Last weekend my wife and I went and took the Seabus across the water in Vancouver to North Vancouver because she heard that someone was offering free Cha-cha-cha dance lessons. We were both excited on our trip over because both of us really like to dance. We brought our son because he likes to dance as well and we thought it would be a good experience for him to learn about a different type of dance.
As the class began I was hopeful and ready to learn. I was actively participating in the lesson and trying to get my feet to move the way the instructor intended. Unfortunately this is when the problems began. After only 3 or 4 minutes showing us the first step, which I knew was no where near enough time for this man with two left feet to learn the move, the instructor moved onto the next step.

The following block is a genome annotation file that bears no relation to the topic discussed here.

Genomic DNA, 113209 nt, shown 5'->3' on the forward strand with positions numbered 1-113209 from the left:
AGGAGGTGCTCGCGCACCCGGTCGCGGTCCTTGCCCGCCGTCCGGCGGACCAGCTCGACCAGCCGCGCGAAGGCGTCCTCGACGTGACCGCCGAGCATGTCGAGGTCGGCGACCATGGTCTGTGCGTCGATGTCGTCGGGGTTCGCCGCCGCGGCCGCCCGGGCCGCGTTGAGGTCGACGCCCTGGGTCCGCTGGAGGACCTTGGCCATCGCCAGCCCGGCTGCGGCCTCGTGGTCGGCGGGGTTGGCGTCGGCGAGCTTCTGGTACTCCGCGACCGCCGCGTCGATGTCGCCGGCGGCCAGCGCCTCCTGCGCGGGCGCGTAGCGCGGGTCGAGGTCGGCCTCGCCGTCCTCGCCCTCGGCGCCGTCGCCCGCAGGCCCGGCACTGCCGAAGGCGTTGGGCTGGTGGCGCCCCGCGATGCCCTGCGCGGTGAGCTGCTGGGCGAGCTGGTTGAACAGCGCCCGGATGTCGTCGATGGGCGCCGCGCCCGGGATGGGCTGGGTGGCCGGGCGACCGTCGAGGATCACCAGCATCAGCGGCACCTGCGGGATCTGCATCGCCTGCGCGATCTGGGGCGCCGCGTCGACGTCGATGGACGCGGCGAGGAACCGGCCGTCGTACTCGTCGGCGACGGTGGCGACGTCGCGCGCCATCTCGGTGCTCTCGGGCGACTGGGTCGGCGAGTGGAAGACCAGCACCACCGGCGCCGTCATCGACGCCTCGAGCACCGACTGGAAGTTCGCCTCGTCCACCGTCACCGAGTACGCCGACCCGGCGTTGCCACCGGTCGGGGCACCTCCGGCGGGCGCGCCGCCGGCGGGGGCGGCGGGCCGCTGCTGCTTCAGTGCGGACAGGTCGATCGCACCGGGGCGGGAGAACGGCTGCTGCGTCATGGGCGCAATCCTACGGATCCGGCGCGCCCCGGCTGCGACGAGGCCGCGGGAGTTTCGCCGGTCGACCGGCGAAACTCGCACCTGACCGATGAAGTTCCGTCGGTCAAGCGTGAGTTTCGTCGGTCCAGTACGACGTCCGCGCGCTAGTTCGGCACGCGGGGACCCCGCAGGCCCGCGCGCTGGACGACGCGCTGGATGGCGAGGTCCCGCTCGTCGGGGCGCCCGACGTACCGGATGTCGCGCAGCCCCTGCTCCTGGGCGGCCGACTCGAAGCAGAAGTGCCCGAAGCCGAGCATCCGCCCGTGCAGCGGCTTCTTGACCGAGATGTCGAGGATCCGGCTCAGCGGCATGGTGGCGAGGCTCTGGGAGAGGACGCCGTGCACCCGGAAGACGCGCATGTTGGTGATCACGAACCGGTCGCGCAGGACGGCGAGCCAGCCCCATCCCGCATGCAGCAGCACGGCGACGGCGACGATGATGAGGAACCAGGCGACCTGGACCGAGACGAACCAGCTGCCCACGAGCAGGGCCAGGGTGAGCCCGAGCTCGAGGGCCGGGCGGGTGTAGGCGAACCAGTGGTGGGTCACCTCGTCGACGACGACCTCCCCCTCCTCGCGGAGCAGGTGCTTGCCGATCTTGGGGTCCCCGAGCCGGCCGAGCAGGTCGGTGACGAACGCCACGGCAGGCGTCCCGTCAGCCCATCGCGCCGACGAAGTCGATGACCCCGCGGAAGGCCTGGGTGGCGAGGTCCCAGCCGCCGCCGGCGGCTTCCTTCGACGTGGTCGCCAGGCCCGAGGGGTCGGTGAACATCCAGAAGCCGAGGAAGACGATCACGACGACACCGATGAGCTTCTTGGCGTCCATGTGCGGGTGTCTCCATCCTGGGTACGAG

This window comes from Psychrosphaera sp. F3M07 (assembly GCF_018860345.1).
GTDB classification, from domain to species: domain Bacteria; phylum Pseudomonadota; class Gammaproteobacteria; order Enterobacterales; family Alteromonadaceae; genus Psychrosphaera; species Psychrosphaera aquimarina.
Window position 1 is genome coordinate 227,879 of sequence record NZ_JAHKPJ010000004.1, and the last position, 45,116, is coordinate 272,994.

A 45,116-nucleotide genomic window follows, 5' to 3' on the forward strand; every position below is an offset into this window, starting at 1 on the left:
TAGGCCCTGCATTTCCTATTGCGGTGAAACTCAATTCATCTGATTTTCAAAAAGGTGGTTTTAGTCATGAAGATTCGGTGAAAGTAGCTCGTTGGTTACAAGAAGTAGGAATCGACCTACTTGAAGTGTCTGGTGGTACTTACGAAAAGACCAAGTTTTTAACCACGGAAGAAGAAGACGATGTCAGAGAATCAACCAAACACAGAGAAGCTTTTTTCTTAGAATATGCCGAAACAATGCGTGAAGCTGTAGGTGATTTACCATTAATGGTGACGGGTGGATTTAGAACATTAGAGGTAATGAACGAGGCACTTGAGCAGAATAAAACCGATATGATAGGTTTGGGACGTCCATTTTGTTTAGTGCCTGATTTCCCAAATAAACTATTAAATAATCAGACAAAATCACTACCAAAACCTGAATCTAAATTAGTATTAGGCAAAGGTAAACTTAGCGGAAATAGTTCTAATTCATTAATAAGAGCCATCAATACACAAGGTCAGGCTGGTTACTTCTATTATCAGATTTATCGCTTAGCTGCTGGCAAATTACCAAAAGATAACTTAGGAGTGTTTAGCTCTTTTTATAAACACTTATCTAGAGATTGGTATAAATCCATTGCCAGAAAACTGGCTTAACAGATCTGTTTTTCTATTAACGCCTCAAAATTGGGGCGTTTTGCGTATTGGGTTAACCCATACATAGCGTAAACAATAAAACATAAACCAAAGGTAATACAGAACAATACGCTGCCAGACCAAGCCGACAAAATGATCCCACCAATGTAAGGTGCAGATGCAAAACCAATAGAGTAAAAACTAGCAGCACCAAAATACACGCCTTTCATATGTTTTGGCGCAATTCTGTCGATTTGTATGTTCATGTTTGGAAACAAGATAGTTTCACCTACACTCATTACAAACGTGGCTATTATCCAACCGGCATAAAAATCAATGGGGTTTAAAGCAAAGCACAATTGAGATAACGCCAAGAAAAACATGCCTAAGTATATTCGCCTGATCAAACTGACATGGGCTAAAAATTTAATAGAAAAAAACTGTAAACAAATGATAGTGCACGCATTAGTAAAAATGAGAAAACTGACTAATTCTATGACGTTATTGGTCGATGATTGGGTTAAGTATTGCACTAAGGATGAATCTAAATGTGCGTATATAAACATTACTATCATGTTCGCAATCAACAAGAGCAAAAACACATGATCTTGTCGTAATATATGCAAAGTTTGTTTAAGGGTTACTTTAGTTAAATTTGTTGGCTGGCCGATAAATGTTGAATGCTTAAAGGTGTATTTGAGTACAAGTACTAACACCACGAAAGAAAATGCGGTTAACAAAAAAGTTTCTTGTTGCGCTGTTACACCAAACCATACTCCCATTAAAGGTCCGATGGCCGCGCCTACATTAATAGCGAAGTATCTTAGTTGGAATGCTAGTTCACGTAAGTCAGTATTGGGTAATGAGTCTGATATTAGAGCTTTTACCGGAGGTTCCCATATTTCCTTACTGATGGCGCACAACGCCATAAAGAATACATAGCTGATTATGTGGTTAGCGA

I started to feel panicky. Then my son wanted to join us, and suddenly we were improvising steps I had learned yet. Everyone else seemed to be learning at hyper-speed! I was the only one who wasn’t having fun. I was embarrassed. We covered nearly 7 difference dance moves in 30 minutes which was 6 too many for me. I told my wife I wanted to sit down and take a break. I felt inadequate because now I was stopping her from having fun as well. I felt like a failure.
I realized later that I was having the same experience that many of our students have. They often experience failure like this on a daily basis. I can remember many of them entering class with a grin on their face thinking, "this will be the day I master this class."
I think it will help me become a better educator as I analyze my own learning with a more critical lens and recognize that all of the characteristics of my learners are in me as well. We should think about the experiences we have had as learners and use them to understand the mindsets of our students better.